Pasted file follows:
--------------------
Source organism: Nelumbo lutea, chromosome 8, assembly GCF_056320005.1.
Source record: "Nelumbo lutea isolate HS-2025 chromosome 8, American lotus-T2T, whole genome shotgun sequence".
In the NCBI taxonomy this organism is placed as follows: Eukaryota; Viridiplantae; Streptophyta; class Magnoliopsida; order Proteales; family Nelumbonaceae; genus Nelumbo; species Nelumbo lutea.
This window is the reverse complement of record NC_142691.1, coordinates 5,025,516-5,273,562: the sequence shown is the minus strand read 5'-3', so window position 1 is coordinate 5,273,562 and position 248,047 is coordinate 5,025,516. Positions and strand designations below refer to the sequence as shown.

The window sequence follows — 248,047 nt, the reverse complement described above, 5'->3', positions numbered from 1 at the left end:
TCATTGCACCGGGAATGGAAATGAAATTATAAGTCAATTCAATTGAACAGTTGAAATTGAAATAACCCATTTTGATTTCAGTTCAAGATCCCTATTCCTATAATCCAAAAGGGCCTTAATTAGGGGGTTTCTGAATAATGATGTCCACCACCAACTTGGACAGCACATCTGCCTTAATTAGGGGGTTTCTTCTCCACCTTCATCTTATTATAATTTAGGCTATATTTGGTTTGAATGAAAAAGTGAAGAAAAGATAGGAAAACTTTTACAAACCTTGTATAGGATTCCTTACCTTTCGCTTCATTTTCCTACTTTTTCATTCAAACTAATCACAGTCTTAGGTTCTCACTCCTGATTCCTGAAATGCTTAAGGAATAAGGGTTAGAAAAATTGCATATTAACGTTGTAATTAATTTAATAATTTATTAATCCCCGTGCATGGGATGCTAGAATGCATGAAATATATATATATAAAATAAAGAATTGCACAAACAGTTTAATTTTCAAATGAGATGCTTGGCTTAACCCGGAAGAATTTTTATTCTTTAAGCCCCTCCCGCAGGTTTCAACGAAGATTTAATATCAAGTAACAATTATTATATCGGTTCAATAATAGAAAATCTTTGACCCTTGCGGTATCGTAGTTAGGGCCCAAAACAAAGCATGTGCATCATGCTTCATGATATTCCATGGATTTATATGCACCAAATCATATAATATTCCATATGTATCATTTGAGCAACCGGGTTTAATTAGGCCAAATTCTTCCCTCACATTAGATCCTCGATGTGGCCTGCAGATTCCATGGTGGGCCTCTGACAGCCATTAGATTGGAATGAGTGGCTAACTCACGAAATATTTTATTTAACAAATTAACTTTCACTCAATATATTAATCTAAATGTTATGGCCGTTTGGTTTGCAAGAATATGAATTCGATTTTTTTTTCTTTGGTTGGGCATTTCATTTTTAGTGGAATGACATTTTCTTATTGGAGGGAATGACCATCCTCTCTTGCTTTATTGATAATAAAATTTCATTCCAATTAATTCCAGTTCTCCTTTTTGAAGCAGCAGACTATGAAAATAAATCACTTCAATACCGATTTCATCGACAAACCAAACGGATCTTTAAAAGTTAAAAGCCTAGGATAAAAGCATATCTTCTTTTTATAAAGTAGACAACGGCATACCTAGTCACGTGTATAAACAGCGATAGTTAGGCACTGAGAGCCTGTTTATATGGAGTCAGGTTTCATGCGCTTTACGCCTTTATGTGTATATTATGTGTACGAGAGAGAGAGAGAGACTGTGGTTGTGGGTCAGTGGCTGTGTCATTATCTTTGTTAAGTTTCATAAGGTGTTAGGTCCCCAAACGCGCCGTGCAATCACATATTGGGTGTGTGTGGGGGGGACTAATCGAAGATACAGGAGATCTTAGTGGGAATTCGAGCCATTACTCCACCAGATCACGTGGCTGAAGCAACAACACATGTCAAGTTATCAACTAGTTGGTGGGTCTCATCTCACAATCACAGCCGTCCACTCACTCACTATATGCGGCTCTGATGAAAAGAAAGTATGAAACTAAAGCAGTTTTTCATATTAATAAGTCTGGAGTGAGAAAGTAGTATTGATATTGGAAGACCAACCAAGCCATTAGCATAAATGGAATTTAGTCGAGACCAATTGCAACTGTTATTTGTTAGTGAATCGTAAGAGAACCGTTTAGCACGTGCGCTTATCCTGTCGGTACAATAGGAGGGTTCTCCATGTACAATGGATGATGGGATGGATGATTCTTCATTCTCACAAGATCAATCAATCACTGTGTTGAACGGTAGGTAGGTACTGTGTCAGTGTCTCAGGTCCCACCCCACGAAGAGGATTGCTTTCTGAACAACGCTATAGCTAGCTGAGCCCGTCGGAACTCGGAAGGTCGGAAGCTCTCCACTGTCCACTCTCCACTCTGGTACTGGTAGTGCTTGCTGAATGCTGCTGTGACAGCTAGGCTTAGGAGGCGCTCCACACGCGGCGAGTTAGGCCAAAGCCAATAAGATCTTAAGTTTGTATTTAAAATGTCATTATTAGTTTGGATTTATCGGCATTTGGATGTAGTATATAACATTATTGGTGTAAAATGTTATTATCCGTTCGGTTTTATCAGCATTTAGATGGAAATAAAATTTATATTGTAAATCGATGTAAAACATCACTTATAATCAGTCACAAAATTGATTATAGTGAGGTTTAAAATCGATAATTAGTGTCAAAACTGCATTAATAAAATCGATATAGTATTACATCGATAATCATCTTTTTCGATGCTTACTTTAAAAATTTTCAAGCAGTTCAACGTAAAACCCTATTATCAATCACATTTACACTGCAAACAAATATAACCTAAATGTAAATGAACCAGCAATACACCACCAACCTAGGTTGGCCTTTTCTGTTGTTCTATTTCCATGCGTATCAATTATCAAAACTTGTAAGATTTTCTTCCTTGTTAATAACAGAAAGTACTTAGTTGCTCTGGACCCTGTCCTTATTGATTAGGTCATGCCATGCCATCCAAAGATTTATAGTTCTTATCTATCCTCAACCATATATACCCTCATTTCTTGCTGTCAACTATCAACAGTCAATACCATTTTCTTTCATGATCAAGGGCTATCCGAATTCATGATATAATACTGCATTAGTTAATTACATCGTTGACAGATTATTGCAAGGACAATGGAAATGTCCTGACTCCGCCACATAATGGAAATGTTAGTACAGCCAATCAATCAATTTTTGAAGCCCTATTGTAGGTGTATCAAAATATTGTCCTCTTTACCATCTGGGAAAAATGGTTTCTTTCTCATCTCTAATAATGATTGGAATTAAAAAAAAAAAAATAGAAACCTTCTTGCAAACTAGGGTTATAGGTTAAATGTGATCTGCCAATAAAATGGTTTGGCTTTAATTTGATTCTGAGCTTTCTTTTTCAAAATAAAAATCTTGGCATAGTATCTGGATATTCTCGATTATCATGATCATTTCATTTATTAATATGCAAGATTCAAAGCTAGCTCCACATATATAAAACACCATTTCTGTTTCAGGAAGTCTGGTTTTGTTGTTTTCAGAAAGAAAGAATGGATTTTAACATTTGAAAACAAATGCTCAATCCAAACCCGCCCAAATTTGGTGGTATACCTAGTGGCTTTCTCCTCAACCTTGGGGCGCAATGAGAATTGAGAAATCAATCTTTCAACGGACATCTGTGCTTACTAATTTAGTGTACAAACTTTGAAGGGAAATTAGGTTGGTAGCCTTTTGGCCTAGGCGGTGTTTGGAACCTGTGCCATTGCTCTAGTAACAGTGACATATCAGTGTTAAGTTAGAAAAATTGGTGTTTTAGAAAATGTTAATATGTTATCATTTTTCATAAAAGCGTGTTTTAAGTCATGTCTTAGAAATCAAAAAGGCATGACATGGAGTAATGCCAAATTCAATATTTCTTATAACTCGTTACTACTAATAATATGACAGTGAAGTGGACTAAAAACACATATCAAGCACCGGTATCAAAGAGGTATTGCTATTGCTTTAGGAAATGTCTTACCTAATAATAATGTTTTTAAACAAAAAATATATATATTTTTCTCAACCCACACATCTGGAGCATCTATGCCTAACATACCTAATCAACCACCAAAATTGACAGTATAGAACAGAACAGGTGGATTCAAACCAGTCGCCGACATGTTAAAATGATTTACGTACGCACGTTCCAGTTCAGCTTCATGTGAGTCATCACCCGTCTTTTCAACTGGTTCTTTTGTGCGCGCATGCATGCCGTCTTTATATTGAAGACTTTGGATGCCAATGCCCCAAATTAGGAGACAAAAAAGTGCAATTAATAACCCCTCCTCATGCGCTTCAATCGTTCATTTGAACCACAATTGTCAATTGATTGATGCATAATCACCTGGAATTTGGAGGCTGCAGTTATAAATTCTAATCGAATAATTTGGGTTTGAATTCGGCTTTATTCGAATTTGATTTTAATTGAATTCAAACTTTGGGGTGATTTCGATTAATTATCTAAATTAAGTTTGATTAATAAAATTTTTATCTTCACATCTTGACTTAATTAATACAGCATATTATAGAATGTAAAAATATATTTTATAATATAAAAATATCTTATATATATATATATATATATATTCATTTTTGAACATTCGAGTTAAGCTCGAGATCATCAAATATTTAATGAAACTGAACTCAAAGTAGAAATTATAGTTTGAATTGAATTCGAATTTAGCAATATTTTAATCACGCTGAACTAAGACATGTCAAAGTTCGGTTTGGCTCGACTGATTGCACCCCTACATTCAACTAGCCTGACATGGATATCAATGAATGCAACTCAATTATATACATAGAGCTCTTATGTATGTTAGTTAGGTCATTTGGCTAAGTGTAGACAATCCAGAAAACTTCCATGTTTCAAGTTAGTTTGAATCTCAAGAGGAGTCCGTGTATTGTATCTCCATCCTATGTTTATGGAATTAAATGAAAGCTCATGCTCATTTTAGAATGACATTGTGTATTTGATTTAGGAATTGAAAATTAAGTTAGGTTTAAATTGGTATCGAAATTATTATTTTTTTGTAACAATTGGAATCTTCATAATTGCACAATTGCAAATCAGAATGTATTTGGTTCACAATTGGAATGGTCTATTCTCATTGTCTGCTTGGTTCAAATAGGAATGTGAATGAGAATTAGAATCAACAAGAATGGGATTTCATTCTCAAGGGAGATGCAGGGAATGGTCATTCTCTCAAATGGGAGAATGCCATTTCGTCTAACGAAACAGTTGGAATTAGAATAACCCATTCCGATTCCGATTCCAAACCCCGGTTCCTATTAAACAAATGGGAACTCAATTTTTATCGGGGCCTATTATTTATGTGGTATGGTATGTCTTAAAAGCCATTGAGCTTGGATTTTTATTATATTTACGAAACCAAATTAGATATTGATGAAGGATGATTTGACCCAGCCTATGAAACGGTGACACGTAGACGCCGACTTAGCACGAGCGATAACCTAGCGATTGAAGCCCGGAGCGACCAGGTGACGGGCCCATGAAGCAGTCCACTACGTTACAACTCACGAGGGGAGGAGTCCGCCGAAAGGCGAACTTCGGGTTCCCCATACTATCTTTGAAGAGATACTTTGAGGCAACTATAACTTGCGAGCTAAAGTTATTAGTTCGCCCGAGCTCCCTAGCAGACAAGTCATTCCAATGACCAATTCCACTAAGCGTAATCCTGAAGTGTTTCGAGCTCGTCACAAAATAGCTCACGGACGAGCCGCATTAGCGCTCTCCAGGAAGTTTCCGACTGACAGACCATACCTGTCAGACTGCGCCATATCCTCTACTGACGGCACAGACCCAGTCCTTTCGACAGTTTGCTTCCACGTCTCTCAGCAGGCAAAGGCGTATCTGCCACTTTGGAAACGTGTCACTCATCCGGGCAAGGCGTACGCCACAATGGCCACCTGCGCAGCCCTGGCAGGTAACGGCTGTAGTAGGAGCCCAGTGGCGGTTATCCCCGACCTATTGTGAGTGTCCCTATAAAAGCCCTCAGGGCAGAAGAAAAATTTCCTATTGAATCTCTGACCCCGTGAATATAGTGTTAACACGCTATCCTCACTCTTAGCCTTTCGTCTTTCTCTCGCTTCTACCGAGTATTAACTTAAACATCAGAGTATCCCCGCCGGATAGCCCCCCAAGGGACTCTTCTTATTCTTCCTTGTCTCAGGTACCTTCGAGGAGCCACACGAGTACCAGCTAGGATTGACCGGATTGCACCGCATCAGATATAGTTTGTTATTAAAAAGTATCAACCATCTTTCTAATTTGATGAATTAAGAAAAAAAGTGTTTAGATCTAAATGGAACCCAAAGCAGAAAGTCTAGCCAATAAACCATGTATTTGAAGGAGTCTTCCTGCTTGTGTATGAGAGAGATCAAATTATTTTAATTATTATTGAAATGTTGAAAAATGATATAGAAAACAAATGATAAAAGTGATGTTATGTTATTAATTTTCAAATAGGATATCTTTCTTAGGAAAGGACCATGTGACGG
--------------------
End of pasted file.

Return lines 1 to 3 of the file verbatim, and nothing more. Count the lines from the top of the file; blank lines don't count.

Source organism: Nelumbo lutea, chromosome 8, assembly GCF_056320005.1.
Source record: "Nelumbo lutea isolate HS-2025 chromosome 8, American lotus-T2T, whole genome shotgun sequence".
In the NCBI taxonomy this organism is placed as follows: Eukaryota; Viridiplantae; Streptophyta; class Magnoliopsida; order Proteales; family Nelumbonaceae; genus Nelumbo; species Nelumbo lutea.